Those Jerusalem crowds wanted a “Stormin’ Norman” Schwartzkopf. They wanted a George Washington who would ride into town and put down the Roman opposition. Thus, when they did not get what they wanted, their cheers turned into jeers. Less than a week later they crowned Him a king all right but with thorns. They stripped Him naked. They beat Him until His back was a bloody pulp. And then they asked, “Are you the King of the Jews?” What a joke, they thought! And they laughed and they laughed and they laughed.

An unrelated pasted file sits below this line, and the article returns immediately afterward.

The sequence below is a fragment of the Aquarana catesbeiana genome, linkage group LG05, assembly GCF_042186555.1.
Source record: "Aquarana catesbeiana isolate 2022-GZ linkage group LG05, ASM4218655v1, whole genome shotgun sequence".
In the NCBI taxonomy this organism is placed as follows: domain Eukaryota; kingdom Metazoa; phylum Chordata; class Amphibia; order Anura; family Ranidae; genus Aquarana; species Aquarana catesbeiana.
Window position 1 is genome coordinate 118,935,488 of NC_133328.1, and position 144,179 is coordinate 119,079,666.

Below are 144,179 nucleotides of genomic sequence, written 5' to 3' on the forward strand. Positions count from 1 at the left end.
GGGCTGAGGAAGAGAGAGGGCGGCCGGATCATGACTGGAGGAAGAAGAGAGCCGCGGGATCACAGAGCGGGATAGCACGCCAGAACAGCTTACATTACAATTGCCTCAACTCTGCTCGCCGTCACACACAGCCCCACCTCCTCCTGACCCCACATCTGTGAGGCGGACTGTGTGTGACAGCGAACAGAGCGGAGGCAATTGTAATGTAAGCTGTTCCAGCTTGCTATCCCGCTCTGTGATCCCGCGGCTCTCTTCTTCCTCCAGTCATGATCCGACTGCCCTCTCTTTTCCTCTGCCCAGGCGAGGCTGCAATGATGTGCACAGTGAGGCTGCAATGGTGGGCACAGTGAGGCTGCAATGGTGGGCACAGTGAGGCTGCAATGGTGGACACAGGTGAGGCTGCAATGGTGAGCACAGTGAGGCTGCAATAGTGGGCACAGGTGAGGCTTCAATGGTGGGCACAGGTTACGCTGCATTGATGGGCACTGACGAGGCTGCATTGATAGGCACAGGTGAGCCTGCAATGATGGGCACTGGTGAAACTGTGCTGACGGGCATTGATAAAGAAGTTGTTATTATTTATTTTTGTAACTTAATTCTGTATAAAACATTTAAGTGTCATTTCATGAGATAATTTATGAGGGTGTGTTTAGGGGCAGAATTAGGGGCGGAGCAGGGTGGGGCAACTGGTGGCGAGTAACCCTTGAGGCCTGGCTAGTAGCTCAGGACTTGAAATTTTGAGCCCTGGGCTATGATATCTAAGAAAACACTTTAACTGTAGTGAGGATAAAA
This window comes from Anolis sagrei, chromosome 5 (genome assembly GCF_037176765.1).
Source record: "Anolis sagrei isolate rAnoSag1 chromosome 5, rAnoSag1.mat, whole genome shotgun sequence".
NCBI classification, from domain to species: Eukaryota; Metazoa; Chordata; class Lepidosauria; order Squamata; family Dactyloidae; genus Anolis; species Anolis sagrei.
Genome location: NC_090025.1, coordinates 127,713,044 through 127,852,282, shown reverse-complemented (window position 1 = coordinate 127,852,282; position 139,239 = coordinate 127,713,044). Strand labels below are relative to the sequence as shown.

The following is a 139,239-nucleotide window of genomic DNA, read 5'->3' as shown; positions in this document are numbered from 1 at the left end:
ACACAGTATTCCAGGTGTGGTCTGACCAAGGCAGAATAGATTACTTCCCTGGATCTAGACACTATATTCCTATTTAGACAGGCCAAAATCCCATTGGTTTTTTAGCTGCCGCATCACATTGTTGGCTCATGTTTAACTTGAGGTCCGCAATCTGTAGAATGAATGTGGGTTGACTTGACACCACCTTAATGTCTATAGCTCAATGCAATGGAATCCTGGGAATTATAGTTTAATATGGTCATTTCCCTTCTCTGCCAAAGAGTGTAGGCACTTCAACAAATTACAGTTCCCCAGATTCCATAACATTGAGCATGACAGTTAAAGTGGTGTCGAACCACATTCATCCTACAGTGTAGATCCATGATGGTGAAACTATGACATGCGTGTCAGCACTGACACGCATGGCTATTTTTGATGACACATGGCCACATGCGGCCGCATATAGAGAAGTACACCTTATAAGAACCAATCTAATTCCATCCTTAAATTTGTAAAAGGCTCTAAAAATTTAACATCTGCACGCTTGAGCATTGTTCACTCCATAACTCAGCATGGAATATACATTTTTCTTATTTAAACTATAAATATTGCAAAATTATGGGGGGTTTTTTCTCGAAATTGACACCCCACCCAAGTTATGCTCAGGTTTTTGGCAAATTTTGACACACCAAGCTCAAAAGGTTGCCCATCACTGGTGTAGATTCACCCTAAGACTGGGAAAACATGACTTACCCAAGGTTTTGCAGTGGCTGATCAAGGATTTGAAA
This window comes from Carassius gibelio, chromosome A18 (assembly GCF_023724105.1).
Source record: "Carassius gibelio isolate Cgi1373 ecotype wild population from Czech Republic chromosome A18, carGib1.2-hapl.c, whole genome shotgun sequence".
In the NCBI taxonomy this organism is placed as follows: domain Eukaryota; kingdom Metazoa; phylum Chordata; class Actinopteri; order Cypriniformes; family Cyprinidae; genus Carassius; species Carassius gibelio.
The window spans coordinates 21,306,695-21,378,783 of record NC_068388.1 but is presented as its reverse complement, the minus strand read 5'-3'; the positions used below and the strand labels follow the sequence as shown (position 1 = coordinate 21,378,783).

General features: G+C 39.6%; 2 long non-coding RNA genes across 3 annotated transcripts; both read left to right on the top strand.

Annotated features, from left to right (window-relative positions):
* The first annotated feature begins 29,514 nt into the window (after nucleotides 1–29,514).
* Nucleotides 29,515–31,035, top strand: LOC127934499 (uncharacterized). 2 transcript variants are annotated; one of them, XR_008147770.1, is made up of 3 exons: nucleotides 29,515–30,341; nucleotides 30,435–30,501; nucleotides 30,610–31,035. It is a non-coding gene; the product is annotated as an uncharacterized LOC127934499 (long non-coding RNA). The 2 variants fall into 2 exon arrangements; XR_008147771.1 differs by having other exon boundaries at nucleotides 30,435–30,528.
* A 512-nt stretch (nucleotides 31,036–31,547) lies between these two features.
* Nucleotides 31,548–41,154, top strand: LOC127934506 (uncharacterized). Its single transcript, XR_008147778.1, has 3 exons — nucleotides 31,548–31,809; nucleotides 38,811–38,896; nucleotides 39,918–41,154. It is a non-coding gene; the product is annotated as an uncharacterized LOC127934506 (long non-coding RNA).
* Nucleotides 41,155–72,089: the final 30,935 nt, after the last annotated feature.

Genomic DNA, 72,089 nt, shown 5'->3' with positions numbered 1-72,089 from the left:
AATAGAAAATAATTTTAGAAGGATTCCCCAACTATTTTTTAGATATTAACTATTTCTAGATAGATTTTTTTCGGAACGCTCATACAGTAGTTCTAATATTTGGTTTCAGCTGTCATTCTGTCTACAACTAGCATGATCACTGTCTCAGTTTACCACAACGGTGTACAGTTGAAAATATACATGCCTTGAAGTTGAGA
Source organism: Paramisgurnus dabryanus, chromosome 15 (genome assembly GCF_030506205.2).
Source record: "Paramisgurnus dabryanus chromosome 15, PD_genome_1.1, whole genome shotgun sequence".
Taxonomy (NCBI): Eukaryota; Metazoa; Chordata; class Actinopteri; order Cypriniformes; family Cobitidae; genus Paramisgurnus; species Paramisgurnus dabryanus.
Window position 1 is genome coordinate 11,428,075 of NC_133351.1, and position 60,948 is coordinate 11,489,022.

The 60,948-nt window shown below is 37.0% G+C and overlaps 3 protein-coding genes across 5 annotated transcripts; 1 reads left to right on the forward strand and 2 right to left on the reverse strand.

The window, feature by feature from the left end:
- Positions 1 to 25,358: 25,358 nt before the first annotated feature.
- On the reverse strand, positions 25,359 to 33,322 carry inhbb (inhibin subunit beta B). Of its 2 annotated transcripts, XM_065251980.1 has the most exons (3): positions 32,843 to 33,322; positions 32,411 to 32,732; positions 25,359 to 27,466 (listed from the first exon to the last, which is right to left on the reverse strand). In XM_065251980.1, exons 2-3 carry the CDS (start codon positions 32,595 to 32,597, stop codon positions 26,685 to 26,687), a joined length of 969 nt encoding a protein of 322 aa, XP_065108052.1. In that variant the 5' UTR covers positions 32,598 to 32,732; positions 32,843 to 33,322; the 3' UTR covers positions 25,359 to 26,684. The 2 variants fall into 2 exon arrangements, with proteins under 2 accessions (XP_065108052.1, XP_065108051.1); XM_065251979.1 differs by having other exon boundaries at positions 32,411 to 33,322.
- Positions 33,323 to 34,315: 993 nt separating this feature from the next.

He was a king all right but His kingdom was not of this world. His was a kingdom of our hearts and so our Lord Jesus sat on the Mount of Olives and “wept.” Now, these were different tears than the ones we read about in Bethany a few days earlier. In Bethany the Greek word to describe Jesus weeping was dakruo¯. This is the only time we find this verb used in the New Testament. It means to shed tears in such a fashion that we weep silently. It is closely akin to getting a lump in our throat and having a tear or two spill out of our eyes. This is what happened to Jesus at the grave of Lazarus. However, on Palm Sunday when we are told that He wept, the Greek word we find here is klaio¯. These are the same deep sobs that we find Mary using in John 11:33. This is also the word used to describe Simon Peter when he wept bitterly after the rooster crowed and reminded him of his denials. Look at the Palm Sunday road. Look at our Lord. The people are cheering. They’re waving their palm branches. But He broke down and cried with deep sobs that could be heard a block away. Yes, it is Palm Sunday and Jesus is still weeping over our sin. He is troubled by our blinded eyes. He is still saying, “How often I wanted to gather your children together, as a hen gathers her brood under her wings, but you were not willing!” (Luke 13:34).